John Spencer and Jayson Geroux | 02.26.22
The First Battle of Fallujah occurred between April 3 and May 1, 2004 during Operation Iraqi Freedom. The city of Fallujah is situated on the Euphrates River in al-Anbar province of Iraq, forty-three miles west of Baghdad. It is a densely populated, industrial city with a long history dating back to its development as a way station along ancient silk road branches that connected Baghdad to major population centers such as Aleppo, Syria. In 2004, Fallujah had an estimated population of 250,000 to 300,000 residents. The city was three kilometers square and consisted of over two thousand city blocks laid out in a grid pattern. The city had over fifty thousand buildings and structures, most of which were two-story concrete houses, but there were also some spacious homes, courtyard walls, half-completed dwellings, and multistory decrepit factories in industrial areas. It is bordered on three sides by prominent natural and man-made terrain features: the Euphrates River on the west, a rail network on the north, and a major autoroute, Highway 11, running the length of its eastern edge. Highway 10, a six-lane highway, runs through the center of the city. Elsewhere in Fallujah were wide boulevards, narrow streets, and alleyways—all filled, at the time of the battle, with heaps of garbage and wrecked automobiles.
Fallujah was known as “the city of mosques” because it contained over two hundred religious structures. It was an important center of Sunni Islam in Iraq. In fact, it was the imams who provided much of the insurgency’s leadership, as their embracing of extreme Wahhabism, resistance to foreigners, and claims that the Americans were present to destroy Iraq fueled their subordinates’ hostility toward the coalition. Local sheiks also wanted to consolidate their tribes’ positions in the post–Saddam Hussein era. Disaffected members of Saddam’s Baathist political party, ex-military officers, local criminals, and foreign fighters made up the enemy mix. The various group types meant that they operated from their own homes, had no centralized organizational structure, no command-and-control nodes, no communications to intercept, and no outright chain of command. The enemy had over six hundred weapons caches throughout the city, many of which were placed in the city’s mosques. The city grew to become an area of support and a safe haven for terrorist leader Abu Musab al-Zarqawi and his al-Qaeda in Iraq network. It was “the bright ember in the ash pit of the insurgency.”
Before the First Battle of Fallujah, there had only been a sporadic American presence in the city. The intensive fighting that occurred in April 2004 would be the first major combat operation in the city. The battle occurred between a large number of insurgents, the US 1st Marine Division’s Regimental Combat Team-1 (RCT-1), and a variety of Iraqi security forces.
Several US Army units had rotated through Fallujah since the coalition invasion of Iraq in March 2003, including small forces from the 82nd Airborne Division. These thinly manned units, in relation to the size of the city for which they had been given responsibility, repeatedly used a “carrot and stick” approach: the former being a number of lucrative contracts for reconstruction projects and civic action initiatives, the latter being a number of aggressive raids against important enemy leaders and the quelling of protests. Although there were varying degrees of success with this approach there were never enough American forces to achieve progress in the city. It did not help that the local Iraqi police forces were unwilling to physically engage with the insurgents as a result. There were also a series of clashes between armed civilians in Fallujah and American soldiers that led to an increasingly volatile situation. Fallujah rapidly fell under the influence of insurgent factions and violence against the American presence was rising.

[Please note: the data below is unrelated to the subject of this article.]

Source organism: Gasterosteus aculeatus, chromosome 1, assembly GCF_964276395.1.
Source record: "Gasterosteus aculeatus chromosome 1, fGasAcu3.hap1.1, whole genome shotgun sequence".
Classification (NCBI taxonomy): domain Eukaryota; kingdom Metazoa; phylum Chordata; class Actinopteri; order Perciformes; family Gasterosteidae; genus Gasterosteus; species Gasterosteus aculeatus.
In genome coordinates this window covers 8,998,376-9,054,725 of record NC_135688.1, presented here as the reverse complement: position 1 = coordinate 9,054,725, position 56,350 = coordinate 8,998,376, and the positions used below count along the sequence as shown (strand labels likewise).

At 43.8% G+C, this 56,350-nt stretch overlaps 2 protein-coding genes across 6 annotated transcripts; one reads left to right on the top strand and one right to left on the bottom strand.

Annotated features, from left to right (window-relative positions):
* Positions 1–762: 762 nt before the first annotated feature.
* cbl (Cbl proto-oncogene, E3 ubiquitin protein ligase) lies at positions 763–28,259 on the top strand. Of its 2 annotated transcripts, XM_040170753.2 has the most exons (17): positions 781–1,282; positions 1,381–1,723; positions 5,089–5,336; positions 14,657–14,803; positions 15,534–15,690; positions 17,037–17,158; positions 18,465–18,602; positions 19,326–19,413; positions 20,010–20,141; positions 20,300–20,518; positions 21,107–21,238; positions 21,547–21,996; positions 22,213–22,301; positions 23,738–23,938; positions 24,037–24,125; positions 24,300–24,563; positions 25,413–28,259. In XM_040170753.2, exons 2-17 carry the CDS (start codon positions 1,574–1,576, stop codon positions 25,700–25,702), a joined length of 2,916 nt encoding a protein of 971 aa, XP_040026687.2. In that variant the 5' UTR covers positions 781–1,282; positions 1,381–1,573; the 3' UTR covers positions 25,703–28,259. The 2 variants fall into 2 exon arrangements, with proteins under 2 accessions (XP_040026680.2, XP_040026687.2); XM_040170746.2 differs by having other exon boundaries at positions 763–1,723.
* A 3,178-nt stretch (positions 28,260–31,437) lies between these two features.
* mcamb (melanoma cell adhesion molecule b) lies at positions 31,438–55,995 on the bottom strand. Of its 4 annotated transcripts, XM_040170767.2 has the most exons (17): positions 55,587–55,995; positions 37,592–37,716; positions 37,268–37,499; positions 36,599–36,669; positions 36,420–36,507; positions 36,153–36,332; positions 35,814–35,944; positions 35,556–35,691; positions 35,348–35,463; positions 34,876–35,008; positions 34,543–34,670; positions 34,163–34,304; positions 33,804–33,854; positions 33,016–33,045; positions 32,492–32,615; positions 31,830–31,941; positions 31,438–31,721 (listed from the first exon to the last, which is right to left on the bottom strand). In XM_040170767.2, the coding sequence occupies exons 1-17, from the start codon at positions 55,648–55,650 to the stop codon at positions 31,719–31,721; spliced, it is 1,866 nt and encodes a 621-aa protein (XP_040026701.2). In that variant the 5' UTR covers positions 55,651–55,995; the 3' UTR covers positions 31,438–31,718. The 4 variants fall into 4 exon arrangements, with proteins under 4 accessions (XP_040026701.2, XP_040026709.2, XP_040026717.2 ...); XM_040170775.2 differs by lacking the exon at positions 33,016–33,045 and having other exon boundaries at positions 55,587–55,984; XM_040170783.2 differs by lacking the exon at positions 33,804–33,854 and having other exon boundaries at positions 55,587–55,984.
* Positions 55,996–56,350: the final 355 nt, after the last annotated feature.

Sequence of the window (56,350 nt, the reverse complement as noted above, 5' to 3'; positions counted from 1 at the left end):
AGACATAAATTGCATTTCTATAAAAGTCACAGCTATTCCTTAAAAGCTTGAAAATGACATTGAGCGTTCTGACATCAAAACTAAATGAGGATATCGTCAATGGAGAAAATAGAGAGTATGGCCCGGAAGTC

The 1st Battalion, 505th Parachute Infantry Regiment turned over responsibility for Fallujah to the 1st Marine Division on March 24, 2004. The commander of I Marine Expeditionary Force, Lieutenant General James Conway, wanted to try a different carrot-and-stick approach, having the Marines engage the civilian population while special operations forces eliminated insurgent leaders more discreetly. The hope for the Marines was that this approach would allow them to quickly turn over responsibility for the city to local Iraqi security forces, but even they did not know the true depth and size of the insurgency in the city.
Even before the Marines took full responsibility of Fallujah, the situation had not gone well. The Marines suffered eleven casualties just doing their familiarization patrols with the 82nd Airborne to understand the environment. Then it only took four incidents within two weeks to initiate the larger fight that would become the First Battle of Fallujah. First, on March 18, insurgents attacked a Marine command group along Highway 10. Eight days later, on March 26, an American unit was struck by a bomb in the city. Next, when Marine patrols were sent into Fallujah to make a safe route to transit through, they found an extremely contested environment and engaged in a thirty-six-hour series of firefights that left fifteen Iraqis dead.
The fourth event would come to be seen as the ultimate trigger for the larger battle. On March 31 four American contractors from the private military company Blackwater bypassed a Marine checkpoint in two trucks and drove into the city, possibly not understanding that they were heading into a hornet’s nest. They were met with a well-prepared, complex ambush from a number of insurgents armed with small arms and rocket-propelled grenades (RPGs). After the four men were killed, dismembered, and set aflame, two of the charred corpses were hung from the girders of a bridge over the Euphrates River while a large crowd cheered. The large group of mostly Iraqi men chanted threats like “Fallujah is the graveyard of Americans,” and within hours videos of the Americans hanging from the bridges were aired on broadcast news channels around the world. The following morning newspapers ran inflammatory stories with headlines such as “U.S. Civilians Mutilated in Iraq Attack” or “Barbarians of Fallujah.” Many of the stories compared the incident to the 1993 attacks in Mogadishu, Somalia where American soldiers were similarly mutilated and dragged through the streets.